Unfortunately the one thing I'm not doing is lighting it. Part of this is due to a sort of paper purist approach that I feel like using for this model. Another part of the reason is a sort of perfectionist perspective; if I'm going to light any part of a starship, I'm going to light all the parts, and at this scale that is simply not possible for the ship's windows. This will have to wait for my third build of the Sovereign!

In the past I really put an emphasis on speedy builds of models, because I was impatient and wanted things done now! This time my approach is to do it right. I'm not as impatient as I used to be, and I believe now is a good time to challenge myself.

In the first four pictures here I show the saucer bottom detail, as well as the individual (and insanely tiny) escape pods:
Attached Thumbnails
Detail Sovereign-class WIP-21743764_736397489670_4462162695524199305_o.jpg   Detail Sovereign-class WIP-21728827_736397509630_1311336403228125511_o.jpg   Detail Sovereign-class WIP-21728357_736397569510_4973064710999121553_n.jpg   Detail Sovereign-class WIP-21761587_736397614420_1870908729740986604_n.jpg  
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  #2  
Old 09-12-2017, 11:52 PM
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Paragon Paragon is offline
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The next four images are focused on the pressed-in detail, both the windows using the screwdriver, and the panel lines using the dull knife. Hopefully you can see in the final photo how the detail stands out against the light.
Attached Thumbnails
Detail Sovereign-class WIP-21743738_736397649350_6837038133429611592_o.jpg   Detail Sovereign-class WIP-21752728_736397679290_5801795265144401250_o.jpg   Detail Sovereign-class WIP-21762451_736397539570_655513322358106121_o.jpg   Detail Sovereign-class WIP-21740806_736397709230_7916854331454267454_o.jpg  
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Old 09-13-2017, 12:03 AM
snowmanX snowmanX is online now
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Looking great! And a nice read- clearly setting out your build objectives. I got some great detailing ideas from your post too.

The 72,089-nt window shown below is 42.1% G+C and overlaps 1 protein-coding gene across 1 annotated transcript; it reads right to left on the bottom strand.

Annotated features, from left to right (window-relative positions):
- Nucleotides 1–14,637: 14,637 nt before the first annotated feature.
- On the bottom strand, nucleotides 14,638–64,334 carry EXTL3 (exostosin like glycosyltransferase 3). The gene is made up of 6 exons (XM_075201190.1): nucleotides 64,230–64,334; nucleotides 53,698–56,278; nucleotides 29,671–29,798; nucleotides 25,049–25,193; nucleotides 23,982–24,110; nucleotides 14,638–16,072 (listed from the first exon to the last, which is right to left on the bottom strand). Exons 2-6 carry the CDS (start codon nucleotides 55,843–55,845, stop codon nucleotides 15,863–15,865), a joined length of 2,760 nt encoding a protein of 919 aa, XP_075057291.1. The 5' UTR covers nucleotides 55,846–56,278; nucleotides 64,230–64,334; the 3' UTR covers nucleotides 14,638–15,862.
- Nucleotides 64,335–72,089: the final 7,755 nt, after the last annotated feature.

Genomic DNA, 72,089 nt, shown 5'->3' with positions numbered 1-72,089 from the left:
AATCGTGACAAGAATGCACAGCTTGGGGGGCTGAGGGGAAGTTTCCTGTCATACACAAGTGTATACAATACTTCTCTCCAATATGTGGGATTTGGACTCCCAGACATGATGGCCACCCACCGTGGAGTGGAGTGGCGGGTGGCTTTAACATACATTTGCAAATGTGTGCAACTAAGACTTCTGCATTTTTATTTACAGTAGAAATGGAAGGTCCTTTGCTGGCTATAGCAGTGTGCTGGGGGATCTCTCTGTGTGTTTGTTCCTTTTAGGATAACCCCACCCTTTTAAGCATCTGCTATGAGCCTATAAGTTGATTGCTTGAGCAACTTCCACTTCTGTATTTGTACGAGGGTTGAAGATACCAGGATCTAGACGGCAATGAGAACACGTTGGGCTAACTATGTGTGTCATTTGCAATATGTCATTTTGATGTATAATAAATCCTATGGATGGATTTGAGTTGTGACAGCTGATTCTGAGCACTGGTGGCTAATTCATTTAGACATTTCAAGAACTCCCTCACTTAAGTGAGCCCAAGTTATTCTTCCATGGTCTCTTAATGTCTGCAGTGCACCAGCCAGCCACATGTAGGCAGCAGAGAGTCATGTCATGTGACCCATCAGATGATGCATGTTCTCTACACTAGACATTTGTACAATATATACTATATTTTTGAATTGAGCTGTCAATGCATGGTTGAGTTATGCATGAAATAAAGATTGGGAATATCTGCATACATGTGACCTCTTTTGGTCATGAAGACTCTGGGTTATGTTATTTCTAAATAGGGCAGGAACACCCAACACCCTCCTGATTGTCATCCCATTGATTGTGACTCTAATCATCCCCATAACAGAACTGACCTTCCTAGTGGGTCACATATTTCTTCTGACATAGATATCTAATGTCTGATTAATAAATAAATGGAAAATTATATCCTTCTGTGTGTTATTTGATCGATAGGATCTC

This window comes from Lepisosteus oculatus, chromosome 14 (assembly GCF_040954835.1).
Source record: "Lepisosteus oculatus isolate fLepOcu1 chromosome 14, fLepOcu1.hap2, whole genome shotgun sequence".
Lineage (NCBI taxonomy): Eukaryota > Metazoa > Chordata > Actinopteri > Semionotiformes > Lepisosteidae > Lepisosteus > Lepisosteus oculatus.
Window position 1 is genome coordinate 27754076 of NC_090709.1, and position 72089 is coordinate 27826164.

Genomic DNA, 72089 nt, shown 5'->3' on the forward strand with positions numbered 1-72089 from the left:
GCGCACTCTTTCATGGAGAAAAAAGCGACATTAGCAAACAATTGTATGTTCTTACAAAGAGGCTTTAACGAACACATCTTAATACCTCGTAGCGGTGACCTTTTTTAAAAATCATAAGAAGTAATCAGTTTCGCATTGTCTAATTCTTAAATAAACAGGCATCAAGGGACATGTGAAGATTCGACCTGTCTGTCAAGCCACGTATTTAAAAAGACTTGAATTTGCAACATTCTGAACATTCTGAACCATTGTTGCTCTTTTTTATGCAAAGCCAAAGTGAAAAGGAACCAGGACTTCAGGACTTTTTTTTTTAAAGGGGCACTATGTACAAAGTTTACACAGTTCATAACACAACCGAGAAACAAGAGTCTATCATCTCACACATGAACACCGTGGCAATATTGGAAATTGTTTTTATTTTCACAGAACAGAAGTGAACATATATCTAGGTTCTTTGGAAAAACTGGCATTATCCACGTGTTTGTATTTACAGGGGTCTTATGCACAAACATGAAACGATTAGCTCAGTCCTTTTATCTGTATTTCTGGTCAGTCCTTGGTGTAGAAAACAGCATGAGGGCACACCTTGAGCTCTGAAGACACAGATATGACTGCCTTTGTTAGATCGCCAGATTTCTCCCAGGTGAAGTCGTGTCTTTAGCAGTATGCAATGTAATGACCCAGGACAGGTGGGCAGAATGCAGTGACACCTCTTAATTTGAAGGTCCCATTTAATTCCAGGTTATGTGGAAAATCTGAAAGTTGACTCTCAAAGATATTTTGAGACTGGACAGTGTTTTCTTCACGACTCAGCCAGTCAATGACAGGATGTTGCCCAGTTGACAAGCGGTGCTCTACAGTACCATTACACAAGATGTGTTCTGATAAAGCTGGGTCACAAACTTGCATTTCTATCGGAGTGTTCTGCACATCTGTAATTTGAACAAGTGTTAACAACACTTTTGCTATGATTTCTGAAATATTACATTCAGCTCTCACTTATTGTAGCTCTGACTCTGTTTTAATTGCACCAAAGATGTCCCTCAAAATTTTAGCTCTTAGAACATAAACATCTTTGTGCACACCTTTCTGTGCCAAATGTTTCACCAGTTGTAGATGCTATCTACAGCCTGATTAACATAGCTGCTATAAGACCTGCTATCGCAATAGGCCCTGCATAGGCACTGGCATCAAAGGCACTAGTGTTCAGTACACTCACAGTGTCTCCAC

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  #4  
Old 09-13-2017, 09:53 AM
Enterpriser10 Enterpriser10 is offline
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"Details make perfection and perfection is not a detail." - Michelangelo.

Congratulations, Paragon!!
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Old 09-14-2017, 11:16 AM
Revell-Fan Revell-Fan is offline
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Oh yeah, keep it comin'!
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Old 09-14-2017, 12:51 PM
rifleman rifleman is offline
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pleases more photos looking good
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Old 09-14-2017, 01:16 PM
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wideride wideride is offline
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Fantastic! The detail work makes the model "POP"! You do very nice work, indeed.
George
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  #8  
Old 09-14-2017, 06:36 PM
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spaceagent-9 spaceagent-9 is offline
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Man I love this! Great detail work. You really set a standard! Have you tried a metal hobby tube bent into the shape of the life boats to press into the sheet? I like what you did there better tho! This enterprise would be one of my favorites if it had an excelsior type neck. Again, great work on such a small model, you really are showing what can be done!